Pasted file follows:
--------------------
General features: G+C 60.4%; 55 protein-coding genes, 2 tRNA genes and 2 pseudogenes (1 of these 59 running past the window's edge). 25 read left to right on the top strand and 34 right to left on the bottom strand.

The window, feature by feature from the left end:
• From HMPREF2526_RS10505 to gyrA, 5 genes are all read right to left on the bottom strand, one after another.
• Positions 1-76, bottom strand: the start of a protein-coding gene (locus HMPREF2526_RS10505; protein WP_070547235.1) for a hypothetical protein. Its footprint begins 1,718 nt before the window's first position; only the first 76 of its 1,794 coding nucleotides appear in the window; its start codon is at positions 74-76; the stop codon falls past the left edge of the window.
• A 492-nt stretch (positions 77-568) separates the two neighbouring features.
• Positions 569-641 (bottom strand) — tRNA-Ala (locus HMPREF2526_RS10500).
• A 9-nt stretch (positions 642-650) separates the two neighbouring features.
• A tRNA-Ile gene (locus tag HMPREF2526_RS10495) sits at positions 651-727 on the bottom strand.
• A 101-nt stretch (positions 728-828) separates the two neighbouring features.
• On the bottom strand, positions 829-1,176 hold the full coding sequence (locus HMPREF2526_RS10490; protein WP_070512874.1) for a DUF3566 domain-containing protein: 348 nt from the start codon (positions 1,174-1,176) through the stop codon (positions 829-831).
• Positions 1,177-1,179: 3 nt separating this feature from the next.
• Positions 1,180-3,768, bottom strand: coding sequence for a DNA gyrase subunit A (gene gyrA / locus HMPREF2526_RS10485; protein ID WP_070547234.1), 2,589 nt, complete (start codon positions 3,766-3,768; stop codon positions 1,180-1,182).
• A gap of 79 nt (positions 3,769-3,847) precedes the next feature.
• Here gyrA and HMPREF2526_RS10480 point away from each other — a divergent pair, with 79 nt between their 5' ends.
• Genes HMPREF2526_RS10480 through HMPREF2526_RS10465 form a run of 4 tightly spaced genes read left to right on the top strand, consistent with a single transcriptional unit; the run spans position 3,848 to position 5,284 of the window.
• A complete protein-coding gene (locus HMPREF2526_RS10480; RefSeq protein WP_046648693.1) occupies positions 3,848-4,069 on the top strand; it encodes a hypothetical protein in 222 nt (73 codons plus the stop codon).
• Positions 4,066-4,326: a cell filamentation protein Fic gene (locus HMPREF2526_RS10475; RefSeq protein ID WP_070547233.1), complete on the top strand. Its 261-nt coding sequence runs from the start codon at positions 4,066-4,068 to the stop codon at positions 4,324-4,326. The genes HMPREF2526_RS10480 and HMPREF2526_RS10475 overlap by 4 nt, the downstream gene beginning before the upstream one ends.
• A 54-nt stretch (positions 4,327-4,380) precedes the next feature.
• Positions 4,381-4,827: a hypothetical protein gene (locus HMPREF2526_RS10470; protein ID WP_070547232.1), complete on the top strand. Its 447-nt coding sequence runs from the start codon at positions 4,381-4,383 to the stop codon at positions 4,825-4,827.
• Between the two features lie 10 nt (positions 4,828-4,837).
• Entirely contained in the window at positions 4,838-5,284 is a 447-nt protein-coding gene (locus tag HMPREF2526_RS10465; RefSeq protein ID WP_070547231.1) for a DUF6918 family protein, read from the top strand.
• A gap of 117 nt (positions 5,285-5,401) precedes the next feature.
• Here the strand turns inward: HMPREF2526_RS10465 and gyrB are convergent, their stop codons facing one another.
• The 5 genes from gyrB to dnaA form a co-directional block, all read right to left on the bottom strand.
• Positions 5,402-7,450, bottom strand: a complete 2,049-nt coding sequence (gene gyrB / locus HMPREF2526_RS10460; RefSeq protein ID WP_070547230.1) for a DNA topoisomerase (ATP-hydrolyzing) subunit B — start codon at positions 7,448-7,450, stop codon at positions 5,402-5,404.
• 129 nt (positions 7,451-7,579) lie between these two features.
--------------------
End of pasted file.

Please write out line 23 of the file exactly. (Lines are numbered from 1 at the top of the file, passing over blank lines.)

• Here the strand turns inward: HMPREF2526_RS10465 and gyrB are convergent, their stop codons facing one another.